The much smaller rectangular pit feature (Feature 017) located just east of the concrete drive near the northeastern limits of this artifact concentration possibly marks the location of another Component 1 structure, perhaps an outbuilding or shed, that served to define the eastern and northern sides of this yard area.
Overall, Phase III data along with the results of earlier phases of fieldwork carried out over the larger site and associated documentary research provide an important contribution to the understanding of a small, often overlooked segment of the 18th and early 19th century population of Virginia. Wholly surrounded by a locally-prominent plantation, Dunlora, the boundaries of the Bowles’ Lot site define not only the physical space, but also symbolically the conceptual place occupied by free persons of color in the slave-owning South.
Stephen M. Thompson, with contributions from Lynsey A. Bates
Rivanna Archaeological Services, LLC and The Digital Archaeological Archive of Comparative Slavery
Things you need to know about the site before you use the data:
- In the DAACS database, Bowles’ Lot (44AB374) is designated as Project “1026”. Artifact ID numbers for artifacts associated with the site therefore begin with the 1026 prefix.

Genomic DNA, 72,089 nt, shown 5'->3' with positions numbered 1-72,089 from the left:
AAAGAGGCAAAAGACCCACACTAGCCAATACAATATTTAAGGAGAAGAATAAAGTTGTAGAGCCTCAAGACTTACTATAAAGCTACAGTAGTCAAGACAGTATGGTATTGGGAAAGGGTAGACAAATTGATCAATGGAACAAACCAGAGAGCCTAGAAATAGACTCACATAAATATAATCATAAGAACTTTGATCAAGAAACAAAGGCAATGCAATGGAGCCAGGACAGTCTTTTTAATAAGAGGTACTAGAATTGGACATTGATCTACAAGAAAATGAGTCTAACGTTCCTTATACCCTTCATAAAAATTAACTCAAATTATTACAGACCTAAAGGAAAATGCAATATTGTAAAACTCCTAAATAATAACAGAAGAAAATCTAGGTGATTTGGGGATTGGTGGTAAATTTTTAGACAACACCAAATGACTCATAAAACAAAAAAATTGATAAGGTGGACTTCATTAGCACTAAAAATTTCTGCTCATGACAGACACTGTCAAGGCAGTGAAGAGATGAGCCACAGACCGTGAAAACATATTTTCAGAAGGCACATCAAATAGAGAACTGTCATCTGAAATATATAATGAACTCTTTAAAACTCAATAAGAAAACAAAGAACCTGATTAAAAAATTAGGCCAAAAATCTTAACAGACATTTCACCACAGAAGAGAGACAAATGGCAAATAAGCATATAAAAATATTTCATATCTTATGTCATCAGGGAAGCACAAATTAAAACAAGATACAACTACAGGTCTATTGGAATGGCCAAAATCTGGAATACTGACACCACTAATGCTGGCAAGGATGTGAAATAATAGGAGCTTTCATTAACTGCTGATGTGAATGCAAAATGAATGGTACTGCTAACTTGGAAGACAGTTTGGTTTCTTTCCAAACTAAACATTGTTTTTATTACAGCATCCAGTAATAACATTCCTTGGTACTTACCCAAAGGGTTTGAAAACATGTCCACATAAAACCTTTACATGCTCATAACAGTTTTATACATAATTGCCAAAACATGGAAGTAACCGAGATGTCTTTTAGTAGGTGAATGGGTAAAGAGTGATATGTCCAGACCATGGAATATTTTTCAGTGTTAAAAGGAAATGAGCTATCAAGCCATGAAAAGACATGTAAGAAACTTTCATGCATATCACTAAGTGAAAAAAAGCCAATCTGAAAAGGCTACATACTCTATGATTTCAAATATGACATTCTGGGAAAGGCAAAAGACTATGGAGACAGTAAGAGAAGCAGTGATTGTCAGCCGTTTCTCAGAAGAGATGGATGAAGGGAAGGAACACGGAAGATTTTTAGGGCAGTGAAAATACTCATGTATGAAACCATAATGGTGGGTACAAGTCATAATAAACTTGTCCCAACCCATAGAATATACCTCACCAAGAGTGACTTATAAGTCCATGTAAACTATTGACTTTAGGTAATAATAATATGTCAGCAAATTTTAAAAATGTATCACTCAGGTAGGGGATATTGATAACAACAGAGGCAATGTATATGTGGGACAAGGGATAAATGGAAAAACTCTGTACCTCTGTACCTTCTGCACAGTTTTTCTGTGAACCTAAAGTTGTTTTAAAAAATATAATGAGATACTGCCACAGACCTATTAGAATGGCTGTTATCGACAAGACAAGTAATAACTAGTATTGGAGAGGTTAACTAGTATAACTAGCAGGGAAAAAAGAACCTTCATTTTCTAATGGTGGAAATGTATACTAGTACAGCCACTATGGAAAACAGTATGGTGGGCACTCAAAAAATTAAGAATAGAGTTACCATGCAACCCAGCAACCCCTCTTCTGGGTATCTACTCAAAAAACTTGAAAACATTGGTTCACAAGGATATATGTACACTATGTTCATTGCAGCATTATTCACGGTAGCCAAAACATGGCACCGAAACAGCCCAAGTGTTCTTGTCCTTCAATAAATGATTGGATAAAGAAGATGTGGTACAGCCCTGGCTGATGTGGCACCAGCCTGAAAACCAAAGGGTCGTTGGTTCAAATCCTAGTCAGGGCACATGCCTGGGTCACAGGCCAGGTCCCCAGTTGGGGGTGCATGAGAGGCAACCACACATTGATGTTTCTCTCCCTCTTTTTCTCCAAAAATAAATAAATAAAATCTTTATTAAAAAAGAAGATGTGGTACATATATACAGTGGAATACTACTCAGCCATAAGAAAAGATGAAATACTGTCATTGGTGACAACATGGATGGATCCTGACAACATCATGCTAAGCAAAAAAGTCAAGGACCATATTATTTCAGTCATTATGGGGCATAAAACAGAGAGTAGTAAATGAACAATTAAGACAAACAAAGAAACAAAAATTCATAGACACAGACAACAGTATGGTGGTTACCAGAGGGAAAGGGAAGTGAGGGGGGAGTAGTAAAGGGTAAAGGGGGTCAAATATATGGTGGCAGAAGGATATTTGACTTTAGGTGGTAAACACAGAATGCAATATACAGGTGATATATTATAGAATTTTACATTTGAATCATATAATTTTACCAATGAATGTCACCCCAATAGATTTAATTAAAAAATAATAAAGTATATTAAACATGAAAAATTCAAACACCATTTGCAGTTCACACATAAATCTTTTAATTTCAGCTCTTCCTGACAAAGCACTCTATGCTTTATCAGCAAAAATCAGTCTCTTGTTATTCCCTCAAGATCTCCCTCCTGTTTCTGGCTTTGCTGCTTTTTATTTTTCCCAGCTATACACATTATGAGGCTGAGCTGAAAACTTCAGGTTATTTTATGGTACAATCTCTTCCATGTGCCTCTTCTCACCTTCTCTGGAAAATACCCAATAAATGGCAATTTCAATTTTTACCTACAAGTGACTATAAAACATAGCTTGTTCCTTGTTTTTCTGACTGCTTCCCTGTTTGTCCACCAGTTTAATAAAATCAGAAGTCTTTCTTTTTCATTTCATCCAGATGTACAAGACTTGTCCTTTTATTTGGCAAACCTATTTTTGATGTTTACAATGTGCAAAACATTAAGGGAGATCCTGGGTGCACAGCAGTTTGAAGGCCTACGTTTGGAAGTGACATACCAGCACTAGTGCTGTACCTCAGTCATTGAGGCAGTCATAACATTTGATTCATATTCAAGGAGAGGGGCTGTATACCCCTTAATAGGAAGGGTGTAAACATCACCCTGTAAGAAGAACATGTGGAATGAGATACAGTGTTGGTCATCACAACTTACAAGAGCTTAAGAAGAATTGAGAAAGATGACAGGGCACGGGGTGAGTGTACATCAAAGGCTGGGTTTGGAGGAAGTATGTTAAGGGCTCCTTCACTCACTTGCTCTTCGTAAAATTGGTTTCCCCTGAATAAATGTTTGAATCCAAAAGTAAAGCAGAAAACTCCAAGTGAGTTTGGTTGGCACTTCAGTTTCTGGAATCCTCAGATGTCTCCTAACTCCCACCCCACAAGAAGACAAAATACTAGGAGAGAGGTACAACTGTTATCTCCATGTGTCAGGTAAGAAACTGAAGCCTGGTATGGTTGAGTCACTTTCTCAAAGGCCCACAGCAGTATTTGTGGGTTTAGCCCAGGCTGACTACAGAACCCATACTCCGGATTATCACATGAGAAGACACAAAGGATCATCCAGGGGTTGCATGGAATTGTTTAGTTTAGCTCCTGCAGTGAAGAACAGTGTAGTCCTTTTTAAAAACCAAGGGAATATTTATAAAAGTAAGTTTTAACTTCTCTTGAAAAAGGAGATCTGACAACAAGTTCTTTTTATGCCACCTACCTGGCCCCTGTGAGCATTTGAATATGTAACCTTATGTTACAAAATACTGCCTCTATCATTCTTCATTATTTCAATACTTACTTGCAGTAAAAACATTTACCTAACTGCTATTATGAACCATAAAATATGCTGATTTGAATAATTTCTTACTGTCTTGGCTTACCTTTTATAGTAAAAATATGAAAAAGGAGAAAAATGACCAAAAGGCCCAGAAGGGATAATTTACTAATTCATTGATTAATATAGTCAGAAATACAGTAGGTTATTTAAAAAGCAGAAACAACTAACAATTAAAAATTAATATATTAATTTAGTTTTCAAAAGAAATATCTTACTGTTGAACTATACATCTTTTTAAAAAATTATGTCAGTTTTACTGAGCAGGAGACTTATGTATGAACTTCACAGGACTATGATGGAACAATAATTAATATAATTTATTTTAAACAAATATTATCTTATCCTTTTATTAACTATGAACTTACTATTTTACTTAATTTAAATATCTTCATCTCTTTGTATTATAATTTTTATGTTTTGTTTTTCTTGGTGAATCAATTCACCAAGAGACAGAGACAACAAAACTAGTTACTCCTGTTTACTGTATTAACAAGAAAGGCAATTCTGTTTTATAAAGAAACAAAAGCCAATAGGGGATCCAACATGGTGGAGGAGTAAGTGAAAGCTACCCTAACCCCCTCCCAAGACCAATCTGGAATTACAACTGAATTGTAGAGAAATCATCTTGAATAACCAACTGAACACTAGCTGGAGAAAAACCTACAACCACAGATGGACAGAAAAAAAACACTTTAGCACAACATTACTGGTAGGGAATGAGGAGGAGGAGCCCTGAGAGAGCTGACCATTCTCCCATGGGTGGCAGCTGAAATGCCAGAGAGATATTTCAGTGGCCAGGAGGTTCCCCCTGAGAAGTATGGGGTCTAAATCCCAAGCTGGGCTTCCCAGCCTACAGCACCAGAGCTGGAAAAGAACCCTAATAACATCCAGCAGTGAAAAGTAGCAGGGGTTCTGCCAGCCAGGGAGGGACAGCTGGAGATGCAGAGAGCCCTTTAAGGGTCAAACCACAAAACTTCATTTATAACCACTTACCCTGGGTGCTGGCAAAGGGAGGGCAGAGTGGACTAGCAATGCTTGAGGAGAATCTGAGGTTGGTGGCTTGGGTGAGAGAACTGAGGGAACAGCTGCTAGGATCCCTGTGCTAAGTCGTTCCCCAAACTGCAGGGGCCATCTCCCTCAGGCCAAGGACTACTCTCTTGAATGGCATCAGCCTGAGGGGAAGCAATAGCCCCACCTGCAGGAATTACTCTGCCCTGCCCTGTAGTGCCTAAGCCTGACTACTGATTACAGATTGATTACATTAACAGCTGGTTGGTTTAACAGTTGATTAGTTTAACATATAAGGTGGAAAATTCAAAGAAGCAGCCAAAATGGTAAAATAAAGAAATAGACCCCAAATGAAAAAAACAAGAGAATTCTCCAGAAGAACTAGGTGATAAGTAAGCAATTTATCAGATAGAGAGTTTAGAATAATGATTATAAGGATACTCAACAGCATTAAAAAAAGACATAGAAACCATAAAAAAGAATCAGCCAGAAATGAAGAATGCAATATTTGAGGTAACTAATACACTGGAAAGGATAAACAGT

- Measurements are in feet and tenths of feet.
- Excavated contexts followed natural stratigraphy. All contexts were screened through ¼ inch mesh.
- The archaeological data associated with the Free State site on daacs.org stems from excavations conducted by Rivanna Archaeological Services, LLC.
- Phase I archaeological survey occurred in 2005. This work included excavation of shovel test pits (STPs) at 40-ft intervals across a study area of approximately 30 acres, with close-interval shovel testing at 10-ft and 20-ft intervals. STPs are numbered sequentially with four digits (e.g., 0059 or 2024).
- Phase II testing concentrated on two sites (44AB0374 and 44AB0518) with 2.5-x-2.5 ft units or quadrats uniformly spaced at 20-ft intervals across both sites. This investigation resulted in evidence that these sites should be considered parts of the same site, 44AB0374. Context identifications of the quadrats use coordinates followed by a period and a numerical level designation. For example, excavation of Level 1 in a unit with southwest corner of N500 and E500 has the context ID of N500E500.1.
- Phase III excavations consisted of 2.5-x-2.5 ft and 5-x-5 ft units across the site. After unit excavation, broad area exposure by machine was performed across a total area of approximately 8,500 sq. ft.
- Please see the Features page for notes on feature numbers assigned by DAACS.
The original excavators of Bowles’ Lot (44AB374) assigned numbers to individual features. Eight feature numbers from Bowles’ Lot Phase II were changed to avoid overlap with a second set of features from this site identified during Phase III excavations. Since both sets of feature numbers began with the number 1, and since all phases of excavation are included under DAACS Project number 1026, one set needed to be renumbered. We chose to renumber the shorter list; thus the Phase II feature numbers begin where the Phase III numbers ended.